WHERE TO VIEW WILDLIFE AROUND BANFF NATIONAL PARK
Many tourists visit Banff National Park from around the world for its beauty and hope to see wildlife during their visit and wonder where to view Wildlife around Banff National Park, in this article you can learn the most popular spots in and around Banff where you can view wildlife.
The very best times to see wildlife throughout Banff National Park are the off-season, spring, fall and winter. Summertime is still a good time of the year but it is a little too warm for many animals during the heat of the day.
You have a better chance of viewing the larger mountain animals in the summertime near dusk or dawn.
If you are getting out of the vehicle and hiking, do be prepared. Being a little loud is going to minimize the chance of surprising animals. Bear spray, a walking stick and a cellphone are all good ideas to carry when off the road.
Before any adventure into the wilderness of the Canadian Rocky Mountains, no matter the time of year, check weather conditions. Storms can move fast through the Rockies, as most weather systems come from the west coast and join the normally cooler air of the Rockies. Be safe.
Located just outside of the town of Banff, there is a very accessible hike to take you to the top of Sulphur Mountain. Or, you can do as the many do, opt for the ever-popular, much less grueling, gondola ride to get to the top of Sulphur Mountain.
The hike will expose you to more opportunities to see wildlife as you are in their terrain. The gondola ride is surprisingly great for viewing wildlife from above.
Once at the top, there is the boardwalk from the Upper Summitt Gondola Terminal to Sanson Creek, where the very unique bighorn sheep are a common sight throughout this alpine territory. Marmots, ground squirrels, chipmunks, grey jays, eagles, and many other birds, all make this area home as well.
A good zoom lens and binoculars are great for viewing and photographing, and it also lets us humans stay a good distance away, so as not to ‘invade’ the wilderness’ privacy.
VERMILLION LAKES DRIVE
Located just five minutes west of Banff, the Vermillion Lakes road is a 4.3km section that gives greater opportunities to see mountain wildlife in its natural habitat. Once at the lake, take a load off and enjoy the scenery and spot the wildlife.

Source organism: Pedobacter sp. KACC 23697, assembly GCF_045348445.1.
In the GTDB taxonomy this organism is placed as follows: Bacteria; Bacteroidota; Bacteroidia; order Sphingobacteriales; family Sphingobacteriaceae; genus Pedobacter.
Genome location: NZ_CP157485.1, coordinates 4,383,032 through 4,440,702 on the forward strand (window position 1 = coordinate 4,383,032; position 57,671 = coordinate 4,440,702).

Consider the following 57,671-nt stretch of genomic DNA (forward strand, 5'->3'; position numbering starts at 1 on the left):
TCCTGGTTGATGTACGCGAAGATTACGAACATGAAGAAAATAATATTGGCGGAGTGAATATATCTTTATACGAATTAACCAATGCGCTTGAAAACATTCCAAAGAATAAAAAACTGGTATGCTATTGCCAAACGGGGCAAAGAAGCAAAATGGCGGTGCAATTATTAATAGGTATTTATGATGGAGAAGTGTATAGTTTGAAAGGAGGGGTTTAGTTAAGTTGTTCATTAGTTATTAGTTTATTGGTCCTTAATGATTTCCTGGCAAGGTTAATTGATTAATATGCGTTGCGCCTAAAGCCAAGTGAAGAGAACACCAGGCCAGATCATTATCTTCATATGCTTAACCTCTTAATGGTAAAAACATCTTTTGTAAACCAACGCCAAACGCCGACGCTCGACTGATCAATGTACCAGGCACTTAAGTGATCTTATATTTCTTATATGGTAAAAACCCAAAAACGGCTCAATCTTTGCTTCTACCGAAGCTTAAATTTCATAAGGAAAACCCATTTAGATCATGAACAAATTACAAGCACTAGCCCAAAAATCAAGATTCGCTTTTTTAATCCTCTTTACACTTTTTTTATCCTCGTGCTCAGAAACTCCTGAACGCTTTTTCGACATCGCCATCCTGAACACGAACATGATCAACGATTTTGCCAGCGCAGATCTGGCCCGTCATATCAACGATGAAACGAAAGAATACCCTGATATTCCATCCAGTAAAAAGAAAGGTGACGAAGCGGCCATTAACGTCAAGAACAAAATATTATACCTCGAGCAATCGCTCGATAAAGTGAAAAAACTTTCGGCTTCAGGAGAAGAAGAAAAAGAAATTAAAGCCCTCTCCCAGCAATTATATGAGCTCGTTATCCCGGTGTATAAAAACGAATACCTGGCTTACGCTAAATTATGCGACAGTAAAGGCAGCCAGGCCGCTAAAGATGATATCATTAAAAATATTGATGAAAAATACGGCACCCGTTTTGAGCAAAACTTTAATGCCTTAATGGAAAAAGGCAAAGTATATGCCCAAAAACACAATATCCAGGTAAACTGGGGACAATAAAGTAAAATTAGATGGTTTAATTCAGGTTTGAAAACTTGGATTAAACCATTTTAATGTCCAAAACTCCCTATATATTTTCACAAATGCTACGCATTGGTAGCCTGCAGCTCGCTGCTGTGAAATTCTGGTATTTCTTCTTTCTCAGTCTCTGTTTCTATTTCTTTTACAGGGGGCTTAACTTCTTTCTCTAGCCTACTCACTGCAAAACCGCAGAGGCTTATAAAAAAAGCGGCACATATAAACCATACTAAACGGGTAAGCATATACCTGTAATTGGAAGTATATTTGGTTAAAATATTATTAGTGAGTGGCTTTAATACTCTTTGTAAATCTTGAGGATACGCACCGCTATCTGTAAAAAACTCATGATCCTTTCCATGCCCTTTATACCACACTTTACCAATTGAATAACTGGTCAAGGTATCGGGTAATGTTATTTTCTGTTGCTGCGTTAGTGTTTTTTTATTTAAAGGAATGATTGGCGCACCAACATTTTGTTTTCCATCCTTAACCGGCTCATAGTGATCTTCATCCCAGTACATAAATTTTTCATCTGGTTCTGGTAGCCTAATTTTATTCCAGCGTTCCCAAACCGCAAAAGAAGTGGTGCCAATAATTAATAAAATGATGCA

Vermillion Lakes Drive is a part of the Banff Legacy Trail.
BOW VALLEY PARKWAY
Also known as Highway 1A, the Bow Valley Parkway is an alternate route from Cochrane to Canmore. Highway north 22 from the TransCanada, will lead to the Bow Valley Parkway.
This is renowned as being one of the best drive-by locations to see wildlife. Winding through the foothills to the mountains, without having to deal with the busy highway traffic, makes this route a favorite.
Bears, elk, moose, deer, wolves, and bighorn sheep are some of more commonly seen larger animals, but one never knows what is out and about on any given day.
BANFF SPRINGS GOLF COURSE
An important wildlife-corridor that connects the Banff townsite to the eastern section of the Bow Valley and finds some of the world’s most scenic golfing and plenty of wildlife roaming in their habitat.
The Elk rutting season in September – October, is the time to hear plenty of elk-bugling and the chance to see the antlered males trying to show off for the ladies.
Keeping your distance at this time is imperative.
This is all a wilderness area with the chance to see mountain wildlife from the safety of your vehicle. Grizzly and black bears, elk, moose, mule deer, cougars, and many of the other animals that inhabit the area can be spotted along this route.
LAKE MINNEWANKA LOOP
Two Jack Lake
Most of the activities available within the Loop are found at Lake Minnewanka.